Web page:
Browser Extension Service (cp_bx)

The browser extension service is a JavaScript plugin that enables integrators to simplify their 3DSv2 browser based authentication requirements by collecting and fingerprinting browser data and appending the encoded data to a HTMLElement within the DOM of your page. This data is then forwarded to the authorisation server as part of the data requirements to process with CityPay's 3DSS server.

The citypay.js script is designed to be asynchronous by not blocking your browser onload. There is a small initialisation required which queues desired commands until the actual script loads.

The script should be included in your document by adding a script element. This can be added to the head or end of your document.


<script async src=""></script>

With this setup, the script will create the browser data and add the value to the first form in your page at document.forms[0]

To target different forms or elements, you can provide a basic call or an options object. The options object is required if you are utilising the risk extensions.

citypay('bx')This call will target document.forms[0], appending a hidden form element called cp_bx.
citypay('bx', 1)This call will target document.forms[1], appending a hidden form element called cp_bx.
citypay('bx', "my_form")This will target <form name="my_form">, appending a hidden form element called cp_bx.
citypay('bx', "my_id")This call will target <input id="my_id"> and set the value of the field element to the generated bx value.
citypay('bx', (data) => log(data))This call will process the value to a callback function for manual intervention.

Once the user has pressed the submit button on your form, the data will be forwarded in your POST field elements as cp_bx. This value is base64 encoded and should be sent by your server to the authorise or charge operation of the server. There is no need to store this value.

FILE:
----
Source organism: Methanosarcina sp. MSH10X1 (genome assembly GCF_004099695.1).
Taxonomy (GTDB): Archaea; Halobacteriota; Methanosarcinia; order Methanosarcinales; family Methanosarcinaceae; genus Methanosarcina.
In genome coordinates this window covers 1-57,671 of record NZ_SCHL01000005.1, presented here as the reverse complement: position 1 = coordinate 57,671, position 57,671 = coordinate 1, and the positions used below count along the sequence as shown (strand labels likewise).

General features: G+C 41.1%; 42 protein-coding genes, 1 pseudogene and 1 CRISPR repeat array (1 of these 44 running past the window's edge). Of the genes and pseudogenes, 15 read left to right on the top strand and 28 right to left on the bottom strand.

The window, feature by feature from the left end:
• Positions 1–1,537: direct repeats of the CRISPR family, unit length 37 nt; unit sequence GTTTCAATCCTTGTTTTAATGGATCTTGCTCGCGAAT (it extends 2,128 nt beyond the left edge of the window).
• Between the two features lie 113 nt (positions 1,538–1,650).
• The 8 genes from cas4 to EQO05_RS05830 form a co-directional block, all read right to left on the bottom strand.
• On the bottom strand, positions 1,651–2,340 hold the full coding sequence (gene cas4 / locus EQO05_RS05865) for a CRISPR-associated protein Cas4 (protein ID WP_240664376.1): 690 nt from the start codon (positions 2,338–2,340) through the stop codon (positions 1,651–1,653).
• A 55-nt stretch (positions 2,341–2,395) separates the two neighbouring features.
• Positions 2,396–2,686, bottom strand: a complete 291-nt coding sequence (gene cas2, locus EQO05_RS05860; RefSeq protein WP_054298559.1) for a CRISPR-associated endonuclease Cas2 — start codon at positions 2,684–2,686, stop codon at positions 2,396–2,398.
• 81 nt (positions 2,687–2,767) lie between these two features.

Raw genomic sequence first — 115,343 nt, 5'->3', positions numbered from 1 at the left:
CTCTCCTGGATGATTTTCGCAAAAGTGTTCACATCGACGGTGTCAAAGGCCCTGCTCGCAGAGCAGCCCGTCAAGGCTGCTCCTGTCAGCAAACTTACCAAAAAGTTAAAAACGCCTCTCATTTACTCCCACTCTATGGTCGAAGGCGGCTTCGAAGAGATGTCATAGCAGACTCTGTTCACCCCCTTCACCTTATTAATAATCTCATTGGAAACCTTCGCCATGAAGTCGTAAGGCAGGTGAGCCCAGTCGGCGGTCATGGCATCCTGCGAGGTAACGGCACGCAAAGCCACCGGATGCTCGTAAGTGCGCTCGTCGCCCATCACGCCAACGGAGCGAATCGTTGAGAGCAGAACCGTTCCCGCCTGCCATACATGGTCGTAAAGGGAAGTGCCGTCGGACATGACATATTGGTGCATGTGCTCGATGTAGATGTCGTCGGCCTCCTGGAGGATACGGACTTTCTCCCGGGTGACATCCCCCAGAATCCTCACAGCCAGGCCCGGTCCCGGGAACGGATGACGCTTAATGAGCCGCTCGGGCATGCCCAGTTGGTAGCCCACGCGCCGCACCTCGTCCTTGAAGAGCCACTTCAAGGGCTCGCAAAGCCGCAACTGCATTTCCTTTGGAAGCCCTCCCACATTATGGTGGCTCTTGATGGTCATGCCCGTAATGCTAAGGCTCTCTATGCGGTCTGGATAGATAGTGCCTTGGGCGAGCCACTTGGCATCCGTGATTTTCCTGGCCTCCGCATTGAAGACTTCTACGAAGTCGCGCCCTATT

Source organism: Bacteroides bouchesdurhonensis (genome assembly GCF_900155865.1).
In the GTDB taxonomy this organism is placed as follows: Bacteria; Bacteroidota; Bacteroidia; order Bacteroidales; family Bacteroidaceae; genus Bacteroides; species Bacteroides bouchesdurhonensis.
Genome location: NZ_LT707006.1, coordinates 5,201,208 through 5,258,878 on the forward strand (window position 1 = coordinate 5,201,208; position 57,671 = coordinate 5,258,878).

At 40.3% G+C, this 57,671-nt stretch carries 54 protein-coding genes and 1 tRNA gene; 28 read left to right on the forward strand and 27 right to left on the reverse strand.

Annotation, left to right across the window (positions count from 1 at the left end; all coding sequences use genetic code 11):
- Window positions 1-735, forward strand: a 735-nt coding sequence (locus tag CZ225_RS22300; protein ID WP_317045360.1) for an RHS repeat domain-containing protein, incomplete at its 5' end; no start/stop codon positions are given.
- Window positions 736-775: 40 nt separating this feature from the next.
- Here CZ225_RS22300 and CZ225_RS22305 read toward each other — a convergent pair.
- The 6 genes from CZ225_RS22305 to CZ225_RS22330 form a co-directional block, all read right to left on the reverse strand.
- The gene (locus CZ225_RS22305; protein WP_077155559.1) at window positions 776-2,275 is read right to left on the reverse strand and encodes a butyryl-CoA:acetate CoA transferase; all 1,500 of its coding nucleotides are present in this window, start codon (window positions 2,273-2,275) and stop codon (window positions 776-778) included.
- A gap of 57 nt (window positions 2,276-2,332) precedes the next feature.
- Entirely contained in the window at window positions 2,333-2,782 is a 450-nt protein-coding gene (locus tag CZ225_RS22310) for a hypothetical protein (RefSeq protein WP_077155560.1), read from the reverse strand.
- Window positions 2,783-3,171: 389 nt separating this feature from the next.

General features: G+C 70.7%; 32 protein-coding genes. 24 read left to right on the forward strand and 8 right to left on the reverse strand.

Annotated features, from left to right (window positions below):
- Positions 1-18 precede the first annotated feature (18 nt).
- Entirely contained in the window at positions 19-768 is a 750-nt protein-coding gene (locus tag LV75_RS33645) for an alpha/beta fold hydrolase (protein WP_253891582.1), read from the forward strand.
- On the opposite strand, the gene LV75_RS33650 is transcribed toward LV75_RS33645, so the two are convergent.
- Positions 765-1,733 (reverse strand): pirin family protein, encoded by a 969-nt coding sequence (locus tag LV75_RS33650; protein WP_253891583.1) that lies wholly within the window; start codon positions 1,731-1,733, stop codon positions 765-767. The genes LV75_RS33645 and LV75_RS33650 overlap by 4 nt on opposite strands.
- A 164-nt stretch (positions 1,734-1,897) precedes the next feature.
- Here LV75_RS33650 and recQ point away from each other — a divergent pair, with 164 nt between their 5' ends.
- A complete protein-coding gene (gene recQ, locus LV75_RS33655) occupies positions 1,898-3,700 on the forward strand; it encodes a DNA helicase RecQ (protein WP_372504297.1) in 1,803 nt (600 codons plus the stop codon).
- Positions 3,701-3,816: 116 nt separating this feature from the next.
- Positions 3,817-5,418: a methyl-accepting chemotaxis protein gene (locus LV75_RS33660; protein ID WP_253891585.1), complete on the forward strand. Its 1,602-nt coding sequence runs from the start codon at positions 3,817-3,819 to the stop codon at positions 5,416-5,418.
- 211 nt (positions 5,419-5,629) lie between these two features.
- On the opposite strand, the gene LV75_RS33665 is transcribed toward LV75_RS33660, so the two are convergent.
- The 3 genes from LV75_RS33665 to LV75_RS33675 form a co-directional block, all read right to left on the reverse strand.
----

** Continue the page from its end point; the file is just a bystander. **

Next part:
The bx function contains a risk extension which helps to facilitate transaction risk assessments by enabling 3DS Method Data handling.

In effect this allows for the Authorisation Control Server (ACS) to fingerprint or touch the user's browser before authentication is performed. This is performed by:

  1. Attaching an event listener to the card entry field
  2. when 8 numerics (bin) have been entered, an async call is made to a CityPay endpoint to check whether the card supports 3DS Method Data
  3. Should the card be supported, a hidden iframe is added to the page and a hidden POST call is made to the 3DS Method URL provided by the card issuer.
  4. CityPay's servers then receive a notification response which is collated on the authentication request message subsequently sent to the card schemes at the authentication stage.

To enable 3DS Method Data handling, you should add cc-input to the options object

Targeting form

citypay('bx', { 'form': 1, 'cc-input': 'id_or_name' })

This call will target document.forms[1] appending a hidden form element called cp_bx and applying the risk handler to the input field based on the given id.

Targeting id

citypay('bx', { 'id': 'my_id', 'cc-input': 'id_or_name' })

This call will target <input type="hidden" id="my_id" /> and set the value of the field element to the generated bx value and applying the risk handler to the input field based on the given id.

cc-inputstringOptionalThe id of the HTML input field where card data is input for attaching risk assessments.
cc-logobooleanOptionalIf true will enable the cc-input field to add a card scheme logo when a bin range is realised
cc-callbackfunctionOptionalA function that can be targeted when validation on the card data is achieved or bin range data is assessed.
idstringOptionalThe id of the HTML element normally an input field
encodebooleanOptionalWhether the value is encoded. Should be set to this to forward data to processing. Defaults to true.
formstring or intOptionalThe name or numeric of the HTML form being targeted
namestringOptionalThe name of the HTML input element

Working Example The example form runs the script against your current browser, generating the base64 encoded packet. For those concerned with data exposure, an unpacked version is also displayed. Please note that the IP address and accept headers are encoded in the form.


Form Elements

To provide an example of what happens to your Form, a couple of basic elements have been created and a simple citypay('bx'); initialisation call is made.

The utility adds a hidden element with the name of cp_bx which will be submitted on posting of the form.

The following example provides an example usage where the risk assessment logic is applied with a callback luhn check and card no logo applied


CityPay Browser Extension Service example. For further information please consult